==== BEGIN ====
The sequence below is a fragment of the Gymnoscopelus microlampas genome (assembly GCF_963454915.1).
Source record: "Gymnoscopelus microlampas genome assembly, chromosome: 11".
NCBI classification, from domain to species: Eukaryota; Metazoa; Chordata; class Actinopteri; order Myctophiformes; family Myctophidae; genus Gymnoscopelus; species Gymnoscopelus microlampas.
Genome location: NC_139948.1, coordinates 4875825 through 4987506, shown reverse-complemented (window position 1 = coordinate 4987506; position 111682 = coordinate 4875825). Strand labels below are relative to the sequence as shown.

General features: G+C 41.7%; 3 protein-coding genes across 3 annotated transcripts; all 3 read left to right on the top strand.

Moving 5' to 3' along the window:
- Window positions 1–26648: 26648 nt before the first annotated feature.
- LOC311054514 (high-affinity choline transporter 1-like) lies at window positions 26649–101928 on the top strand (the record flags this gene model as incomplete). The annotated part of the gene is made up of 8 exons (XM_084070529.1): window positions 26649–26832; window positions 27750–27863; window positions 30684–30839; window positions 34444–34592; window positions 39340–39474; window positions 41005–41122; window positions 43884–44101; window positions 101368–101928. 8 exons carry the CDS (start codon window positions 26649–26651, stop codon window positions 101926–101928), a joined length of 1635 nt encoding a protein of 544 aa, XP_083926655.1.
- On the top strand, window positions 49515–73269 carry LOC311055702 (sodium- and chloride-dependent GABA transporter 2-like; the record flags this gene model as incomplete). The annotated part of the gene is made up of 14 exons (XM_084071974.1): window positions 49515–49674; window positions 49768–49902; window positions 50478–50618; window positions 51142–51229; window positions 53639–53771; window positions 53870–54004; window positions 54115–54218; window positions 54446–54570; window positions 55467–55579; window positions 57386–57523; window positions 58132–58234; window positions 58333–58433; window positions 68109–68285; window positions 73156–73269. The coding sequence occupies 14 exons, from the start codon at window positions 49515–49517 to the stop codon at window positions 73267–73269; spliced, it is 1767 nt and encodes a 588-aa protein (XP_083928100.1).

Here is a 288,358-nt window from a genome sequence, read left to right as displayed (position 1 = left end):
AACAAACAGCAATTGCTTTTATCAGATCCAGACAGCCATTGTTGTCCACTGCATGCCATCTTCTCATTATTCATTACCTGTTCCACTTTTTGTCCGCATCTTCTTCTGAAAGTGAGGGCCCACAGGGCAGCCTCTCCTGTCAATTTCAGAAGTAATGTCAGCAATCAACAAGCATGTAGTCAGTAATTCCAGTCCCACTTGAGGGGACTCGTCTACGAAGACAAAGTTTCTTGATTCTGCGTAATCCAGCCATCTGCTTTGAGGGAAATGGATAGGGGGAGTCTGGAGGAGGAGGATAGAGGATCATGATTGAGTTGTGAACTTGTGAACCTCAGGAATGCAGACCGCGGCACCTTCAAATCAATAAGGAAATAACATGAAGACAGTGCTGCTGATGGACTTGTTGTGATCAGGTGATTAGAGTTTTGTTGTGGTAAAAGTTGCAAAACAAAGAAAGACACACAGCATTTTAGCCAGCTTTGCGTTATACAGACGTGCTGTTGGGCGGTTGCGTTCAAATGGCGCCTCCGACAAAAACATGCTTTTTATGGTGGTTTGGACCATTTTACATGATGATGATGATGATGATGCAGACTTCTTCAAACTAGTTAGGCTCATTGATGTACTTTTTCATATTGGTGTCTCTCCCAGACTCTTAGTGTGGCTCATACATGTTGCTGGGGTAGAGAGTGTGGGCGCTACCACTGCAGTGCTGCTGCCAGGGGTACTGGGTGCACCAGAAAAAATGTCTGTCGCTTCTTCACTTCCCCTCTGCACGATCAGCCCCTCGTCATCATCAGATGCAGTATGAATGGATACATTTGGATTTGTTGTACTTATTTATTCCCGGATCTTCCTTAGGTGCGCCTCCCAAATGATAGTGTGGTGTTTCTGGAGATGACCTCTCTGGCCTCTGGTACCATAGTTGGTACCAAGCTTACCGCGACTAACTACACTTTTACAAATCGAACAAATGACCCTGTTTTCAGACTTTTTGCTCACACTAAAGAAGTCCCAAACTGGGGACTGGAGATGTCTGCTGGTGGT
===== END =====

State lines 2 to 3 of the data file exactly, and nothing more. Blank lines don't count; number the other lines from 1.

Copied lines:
Source record: "Gymnoscopelus microlampas genome assembly, chromosome: 11".
NCBI classification, from domain to species: Eukaryota; Metazoa; Chordata; class Actinopteri; order Myctophiformes; family Myctophidae; genus Gymnoscopelus; species Gymnoscopelus microlampas.